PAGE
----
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HTML5 review notes

From: John Kemp <john@jkemp.net>
Date: Thu, 03 Sep 2009 09:57:35 -0400
Message-ID: <4A9FCB4F.2080803@jkemp.net>
To: www-tag@w3.org
(resending to www-tag@ earlier submission to tag@ after dealing with 
email subscription problem)


I've identified the following issues in HTML5 I consider interesting. 
Although the RFC2119 language issue is not architectural in nature, I 
found it very hard to see which text in the specification was intended 
to be normative and thus worthy of closer review.

In addition, I agree with the earlier remarks from Noah and Ashok 
regarding the algorithmic specification style versus a more declarative 

1. Distributed extensibility

* RDFa in HTML specification [1]
* Microdata proposal [2]
* Relationship to other specifications is not always clear
* Media-type registration and @profile issue (HTML ISSUE-53) ([3] for
example message)

For example:

HTML 5 Section 1.6

"While this specification updates the semantics and requirements of the
vocabulary defined by XHTML Modularization 1.1 and used by XHTML 1.1, it
does not attempt to provide a replacement for the modularization scheme
defined and used by those (and other) specifications, and therefore
cannot be considered a complete replacement for them. [XHTMLMOD] [XHTML11]

Thus, authors and implementors who do not need such a modularization
scheme can consider this specification a replacement for XHTML 1.x, but
those who do need such a mechanism are encouraged to continue using the
XHTML 1.1 line of specifications."

2. Relationship between the DOM and its HTML serializations

HTML 5 Section 1.7

The "DOM5 HTML", "HTML5", and "XHTML5" representations cannot all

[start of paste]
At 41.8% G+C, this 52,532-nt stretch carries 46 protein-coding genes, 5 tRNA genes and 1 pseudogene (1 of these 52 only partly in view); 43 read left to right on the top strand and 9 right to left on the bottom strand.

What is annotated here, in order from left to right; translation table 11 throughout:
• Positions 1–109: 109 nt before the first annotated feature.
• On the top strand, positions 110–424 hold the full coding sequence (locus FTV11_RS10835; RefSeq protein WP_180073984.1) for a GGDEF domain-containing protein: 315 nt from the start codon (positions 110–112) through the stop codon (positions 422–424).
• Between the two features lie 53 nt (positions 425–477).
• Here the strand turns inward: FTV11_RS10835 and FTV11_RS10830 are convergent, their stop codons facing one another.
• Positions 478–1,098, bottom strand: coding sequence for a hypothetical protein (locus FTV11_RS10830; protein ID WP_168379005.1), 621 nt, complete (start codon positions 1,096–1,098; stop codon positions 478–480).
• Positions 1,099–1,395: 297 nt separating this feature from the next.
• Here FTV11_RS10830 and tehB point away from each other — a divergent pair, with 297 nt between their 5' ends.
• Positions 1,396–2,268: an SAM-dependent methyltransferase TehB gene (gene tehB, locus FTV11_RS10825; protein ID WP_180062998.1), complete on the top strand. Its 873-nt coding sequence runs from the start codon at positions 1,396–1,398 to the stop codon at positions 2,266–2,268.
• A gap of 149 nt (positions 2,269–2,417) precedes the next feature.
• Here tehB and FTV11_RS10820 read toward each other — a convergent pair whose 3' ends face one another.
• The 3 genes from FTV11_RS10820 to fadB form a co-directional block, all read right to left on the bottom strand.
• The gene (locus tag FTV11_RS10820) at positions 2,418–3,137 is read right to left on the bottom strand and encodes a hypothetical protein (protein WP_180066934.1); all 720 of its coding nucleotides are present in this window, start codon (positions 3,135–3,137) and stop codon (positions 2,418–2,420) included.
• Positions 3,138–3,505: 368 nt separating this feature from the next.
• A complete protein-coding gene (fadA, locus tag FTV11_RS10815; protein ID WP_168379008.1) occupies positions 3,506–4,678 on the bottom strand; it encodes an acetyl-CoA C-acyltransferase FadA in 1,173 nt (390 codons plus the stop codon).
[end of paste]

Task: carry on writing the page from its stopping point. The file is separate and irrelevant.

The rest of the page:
represent the same content. For example, namespaces cannot be
represented using "HTML5", but they are supported in "DOM5 HTML" and
"XHTML5". Similarly, documents that use the noscript feature can be
represented using "HTML5", but cannot be represented with "XHTML5" and
"DOM5 HTML". Comments that contain the string "-->" can be represented
in "DOM5 HTML" but not in "HTML5" and "XHTML5". And so forth.

* Is it not the case that we have the DOM, and the DOM can be serialized
in two ways - HTML and XHTML?
* Is it heretical to consider that the DOM specification should be
separated from the HTML5 specification entirely?

3. Lack of RFC2119 normative language

Although I understand the desire for readability, I am unconvinced that
every must in the text is actually a MUST. Is there not a mix of
normative requirements mixed with informal 'must's? Frankly, I would
like to be able to see the normative requirements more clearly stated,
either by using RFC2119 language, or in some other way that makes them
easier to see inside the sea of text.


- johnk

[1] http://html5.digitalbazaar.com/specs/rdfa.html
[2] http://dev.w3.org/html5/spec/Overview.html#microdata
[3] http://lists.w3.org/Archives/Public/public-html/2009Sep/0180.html
Received on Thursday, 3 September 2009 14:08:03 UTC

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